FIG. 1 is a view of a bag filling apparatus 10 according to one embodiment of the present invention. In FIG. 1, the bag filling apparatus 10 is illustrated as generally including a controller 5, a first loop 12, a second loop 20, a container 22, a first harness 60, a second harness 80, and a bag support 100.

In the first loop 12, a process out leg 14 is in fluid communication with the container 22 via, for example, a dip tube 23 disposed within the container 22. The container 22 serves as a reservoir of filling media for the bag filling apparatus 10. The filling media may be, for example, sterile filtered solutions, biologic and non-biologic solutions, salt solutions, buffer solutions, culture media, etc.

The first loop 12 and the second loop 20 may be formed from sections of tubing. The tubing used in the bag filling apparatus 10 can be any arrangement of fluid-tight passageways. For example, flexible tubing, such as IV tubing, and silicone tubing, are suitable for use in the present invention.

The flow of filling media in the bag filling apparatus 10 is driven by a pump 24. The pump 24 pressurizes filling media supplied from the container 22 through the process out leg 14, to enable bag filling operations. The controller 5 may be operatively connected to the pump 24 for controlling the pump 24, and the controller 5 may also be operatively connected to the various valves included in the bag filling apparatus 10 in order to control the flow of filling media through the bag filling apparatus 10. The connections from the controller 5 to the pump 24, the valves, etc. are not shown in FIG. 1. In FIG. 2, an exemplary schematic connection from the controller 5 to the pump 24, and to one of the valves (the valve 26) is shown by dotted lines. The controller may be similarly connected to the remaining valves in the bag filling apparatus 10. The arrows in FIG. 1 indicate general flow directions of filling media through the bag filling apparatus 10.

The pump 24 supplies pressurized filling media to a connector 25, which may be, for example, a T-connector. The flows in branches of the connector 25 are selectively controlled by a valve 26 and a valve 28.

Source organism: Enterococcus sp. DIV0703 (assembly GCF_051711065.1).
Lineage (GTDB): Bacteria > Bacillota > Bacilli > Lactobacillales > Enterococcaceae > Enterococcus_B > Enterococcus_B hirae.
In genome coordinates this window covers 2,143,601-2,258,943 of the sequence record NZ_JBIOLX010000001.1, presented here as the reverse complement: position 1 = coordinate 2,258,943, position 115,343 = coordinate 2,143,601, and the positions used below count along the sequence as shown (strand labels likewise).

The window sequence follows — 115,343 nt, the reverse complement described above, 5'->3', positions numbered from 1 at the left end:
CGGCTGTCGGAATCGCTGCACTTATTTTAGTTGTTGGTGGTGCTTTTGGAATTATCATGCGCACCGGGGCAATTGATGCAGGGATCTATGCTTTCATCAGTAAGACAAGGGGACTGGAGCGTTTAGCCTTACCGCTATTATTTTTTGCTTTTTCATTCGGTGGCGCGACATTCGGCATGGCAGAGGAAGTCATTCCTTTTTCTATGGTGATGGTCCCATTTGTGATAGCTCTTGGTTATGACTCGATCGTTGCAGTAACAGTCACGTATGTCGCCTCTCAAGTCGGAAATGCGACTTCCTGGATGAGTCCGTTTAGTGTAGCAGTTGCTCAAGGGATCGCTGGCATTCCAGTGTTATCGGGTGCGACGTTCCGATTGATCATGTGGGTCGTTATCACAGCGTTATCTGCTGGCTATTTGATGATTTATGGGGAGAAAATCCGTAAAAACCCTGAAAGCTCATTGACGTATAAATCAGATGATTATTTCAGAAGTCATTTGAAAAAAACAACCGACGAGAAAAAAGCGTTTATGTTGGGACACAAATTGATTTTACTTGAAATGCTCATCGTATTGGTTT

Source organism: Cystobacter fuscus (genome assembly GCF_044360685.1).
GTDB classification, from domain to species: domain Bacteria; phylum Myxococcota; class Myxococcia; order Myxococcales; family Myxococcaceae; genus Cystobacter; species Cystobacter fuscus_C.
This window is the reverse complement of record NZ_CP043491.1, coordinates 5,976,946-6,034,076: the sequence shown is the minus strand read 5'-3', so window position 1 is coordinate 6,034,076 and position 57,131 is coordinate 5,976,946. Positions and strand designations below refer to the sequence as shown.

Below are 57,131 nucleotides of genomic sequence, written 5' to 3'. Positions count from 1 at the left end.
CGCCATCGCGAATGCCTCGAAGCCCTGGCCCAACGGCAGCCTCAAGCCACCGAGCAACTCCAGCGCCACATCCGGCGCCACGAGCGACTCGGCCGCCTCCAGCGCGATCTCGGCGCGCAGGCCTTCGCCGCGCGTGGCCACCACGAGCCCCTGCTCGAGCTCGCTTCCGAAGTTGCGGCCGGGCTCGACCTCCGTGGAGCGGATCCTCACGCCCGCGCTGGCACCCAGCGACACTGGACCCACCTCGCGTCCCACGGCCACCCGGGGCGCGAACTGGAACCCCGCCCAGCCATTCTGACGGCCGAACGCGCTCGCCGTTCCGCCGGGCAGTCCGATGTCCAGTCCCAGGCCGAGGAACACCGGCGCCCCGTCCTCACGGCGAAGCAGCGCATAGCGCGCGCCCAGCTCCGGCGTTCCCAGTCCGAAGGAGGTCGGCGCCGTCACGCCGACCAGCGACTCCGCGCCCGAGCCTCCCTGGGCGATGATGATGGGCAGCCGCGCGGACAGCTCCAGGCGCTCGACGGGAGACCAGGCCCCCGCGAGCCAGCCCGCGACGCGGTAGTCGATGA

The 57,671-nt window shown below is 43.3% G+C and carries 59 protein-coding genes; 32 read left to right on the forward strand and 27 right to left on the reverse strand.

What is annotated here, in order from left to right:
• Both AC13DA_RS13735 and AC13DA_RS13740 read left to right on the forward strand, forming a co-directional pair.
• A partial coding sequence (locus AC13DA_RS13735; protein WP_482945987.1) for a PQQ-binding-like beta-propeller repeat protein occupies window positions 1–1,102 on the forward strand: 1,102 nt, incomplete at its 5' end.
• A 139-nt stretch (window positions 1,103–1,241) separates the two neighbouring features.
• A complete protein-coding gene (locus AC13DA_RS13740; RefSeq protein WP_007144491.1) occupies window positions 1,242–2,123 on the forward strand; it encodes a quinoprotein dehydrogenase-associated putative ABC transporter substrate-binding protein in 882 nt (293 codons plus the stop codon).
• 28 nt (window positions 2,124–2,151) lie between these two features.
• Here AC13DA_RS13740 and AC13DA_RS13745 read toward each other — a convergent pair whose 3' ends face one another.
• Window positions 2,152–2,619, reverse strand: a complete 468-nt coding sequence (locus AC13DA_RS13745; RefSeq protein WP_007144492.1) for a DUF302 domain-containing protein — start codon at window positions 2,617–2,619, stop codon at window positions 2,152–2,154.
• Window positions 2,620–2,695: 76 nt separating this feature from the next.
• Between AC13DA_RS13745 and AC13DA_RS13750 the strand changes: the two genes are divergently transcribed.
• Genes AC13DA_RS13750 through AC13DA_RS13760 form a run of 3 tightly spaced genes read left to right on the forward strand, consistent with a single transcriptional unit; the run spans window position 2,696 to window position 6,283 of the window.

A filter 30 is disposed in series with the valve 28, and serves to filter filling media circulating in the second loop 20 and filling media supplied to the first and second harnesses 60, 80. Filling media filtered in the filter 30 next proceeds to a splitter 40, a first branch of the splitter 40 supplying filling media to the first harness 60 and the second harness 80 through a valve 42. The first and second harnesses 60, 80 are arranged to supply filling media to a plurality of bags 68 and 88, respectively, which are supported in the bag support 100. The bag support 100 is comprised of first through fourth plates 102, 104, 106, 108, which are spaced so as to exert pressure on the sides of the plurality of bags 68, 88 during filling of the bags 68, 88.

A second branch of the splitter 40 is provided to recirculate filling media in the second loop 20 through valves 32, 34 and 36. Filling media may then flow from the valve 36 to a connector 38, and then to the container 22 through a recycle leg 16.

The first loop 12 may include a connector 52 for allowing assembly/disassembly of the bag filling apparatus 10. Similarly, the second loop 20 may include connectors 54, 56 for assembly/disassembly of the bag filling apparatus. In FIG. 1, the connectors 52, 54 and 56 are illustrated as partially exploded for the purposes of illustration. A method of filling bags, in which assembly/disassembly steps are described, will be discussed below with reference to FIG. 2. The connectors 52, 54, 56 may be, for example, MPC quick disconnect type connectors.